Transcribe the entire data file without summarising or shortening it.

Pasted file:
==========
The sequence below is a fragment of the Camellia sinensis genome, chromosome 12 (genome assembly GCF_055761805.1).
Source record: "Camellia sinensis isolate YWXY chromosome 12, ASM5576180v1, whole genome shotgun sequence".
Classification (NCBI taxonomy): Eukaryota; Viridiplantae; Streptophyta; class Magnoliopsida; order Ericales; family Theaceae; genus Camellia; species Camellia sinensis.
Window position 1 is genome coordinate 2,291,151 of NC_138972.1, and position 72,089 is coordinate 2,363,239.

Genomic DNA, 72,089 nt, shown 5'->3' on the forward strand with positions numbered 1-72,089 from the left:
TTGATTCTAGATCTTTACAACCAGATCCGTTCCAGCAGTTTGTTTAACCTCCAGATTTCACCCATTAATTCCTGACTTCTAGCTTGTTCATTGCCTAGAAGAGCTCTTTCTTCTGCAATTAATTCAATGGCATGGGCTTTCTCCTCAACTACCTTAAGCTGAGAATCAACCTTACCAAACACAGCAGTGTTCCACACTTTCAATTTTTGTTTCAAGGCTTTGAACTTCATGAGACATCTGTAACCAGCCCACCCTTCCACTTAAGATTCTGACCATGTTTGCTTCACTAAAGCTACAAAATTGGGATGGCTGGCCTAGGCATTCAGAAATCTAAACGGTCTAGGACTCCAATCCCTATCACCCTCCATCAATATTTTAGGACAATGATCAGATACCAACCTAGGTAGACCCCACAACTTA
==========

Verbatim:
The sequence below is a fragment of the Camellia sinensis genome, chromosome 12 (genome assembly GCF_055761805.1).
Source record: "Camellia sinensis isolate YWXY chromosome 12, ASM5576180v1, whole genome shotgun sequence".
Classification (NCBI taxonomy): Eukaryota; Viridiplantae; Streptophyta; class Magnoliopsida; order Ericales; family Theaceae; genus Camellia; species Camellia sinensis.
Window position 1 is genome coordinate 2,291,151 of NC_138972.1, and position 72,089 is coordinate 2,363,239.

Genomic DNA, 72,089 nt, shown 5'->3' on the forward strand with positions numbered 1-72,089 from the left:
TTGATTCTAGATCTTTACAACCAGATCCGTTCCAGCAGTTTGTTTAACCTCCAGATTTCACCCATTAATTCCTGACTTCTAGCTTGTTCATTGCCTAGAAGAGCTCTTTCTTCTGCAATTAATTCAATGGCATGGGCTTTCTCCTCAACTACCTTAAGCTGAGAATCAACCTTACCAAACACAGCAGTGTTCCACACTTTCAATTTTTGTTTCAAGGCTTTGAACTTCATGAGACATCTGTAACCAGCCCACCCTTCCACTTAAGATTCTGACCATGTTTGCTTCACTAAAGCTACAAAATTGGGATGGCTGGCCTAGGCATTCAGAAATCTAAACGGTCTAGGACTCCAATCCCTATCACCCTCCATCAATATTTTAGGACAATGATCAGATACCAACCTAGGTAGACCCCACAACTTA